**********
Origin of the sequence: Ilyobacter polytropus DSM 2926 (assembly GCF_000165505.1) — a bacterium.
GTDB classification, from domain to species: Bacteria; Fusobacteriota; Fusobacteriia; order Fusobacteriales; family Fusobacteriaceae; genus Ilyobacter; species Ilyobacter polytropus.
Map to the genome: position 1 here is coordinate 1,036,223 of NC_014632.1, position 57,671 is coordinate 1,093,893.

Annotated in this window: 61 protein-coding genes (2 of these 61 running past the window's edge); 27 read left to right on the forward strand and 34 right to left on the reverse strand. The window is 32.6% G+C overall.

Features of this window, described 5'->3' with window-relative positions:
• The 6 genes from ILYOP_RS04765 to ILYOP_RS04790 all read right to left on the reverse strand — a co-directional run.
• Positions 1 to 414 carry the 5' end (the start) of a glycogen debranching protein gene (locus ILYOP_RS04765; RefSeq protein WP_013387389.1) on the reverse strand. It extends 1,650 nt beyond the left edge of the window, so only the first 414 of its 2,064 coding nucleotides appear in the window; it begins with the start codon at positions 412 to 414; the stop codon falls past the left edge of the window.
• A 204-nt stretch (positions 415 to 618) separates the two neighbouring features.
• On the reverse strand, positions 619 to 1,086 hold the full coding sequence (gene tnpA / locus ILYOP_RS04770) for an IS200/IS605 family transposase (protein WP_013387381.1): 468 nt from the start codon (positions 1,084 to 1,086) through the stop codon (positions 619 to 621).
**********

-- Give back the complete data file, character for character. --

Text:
Origin of the sequence: Ilyobacter polytropus DSM 2926 (assembly GCF_000165505.1) — a bacterium.
GTDB classification, from domain to species: Bacteria; Fusobacteriota; Fusobacteriia; order Fusobacteriales; family Fusobacteriaceae; genus Ilyobacter; species Ilyobacter polytropus.
Map to the genome: position 1 here is coordinate 1,036,223 of NC_014632.1, position 57,671 is coordinate 1,093,893.

Annotated in this window: 61 protein-coding genes (2 of these 61 running past the window's edge); 27 read left to right on the forward strand and 34 right to left on the reverse strand. The window is 32.6% G+C overall.

Features of this window, described 5'->3' with window-relative positions:
• The 6 genes from ILYOP_RS04765 to ILYOP_RS04790 all read right to left on the reverse strand — a co-directional run.
• Positions 1 to 414 carry the 5' end (the start) of a glycogen debranching protein gene (locus ILYOP_RS04765; RefSeq protein WP_013387389.1) on the reverse strand. It extends 1,650 nt beyond the left edge of the window, so only the first 414 of its 2,064 coding nucleotides appear in the window; it begins with the start codon at positions 412 to 414; the stop codon falls past the left edge of the window.
• A 204-nt stretch (positions 415 to 618) separates the two neighbouring features.
• On the reverse strand, positions 619 to 1,086 hold the full coding sequence (gene tnpA / locus ILYOP_RS04770) for an IS200/IS605 family transposase (protein WP_013387381.1): 468 nt from the start codon (positions 1,084 to 1,086) through the stop codon (positions 619 to 621).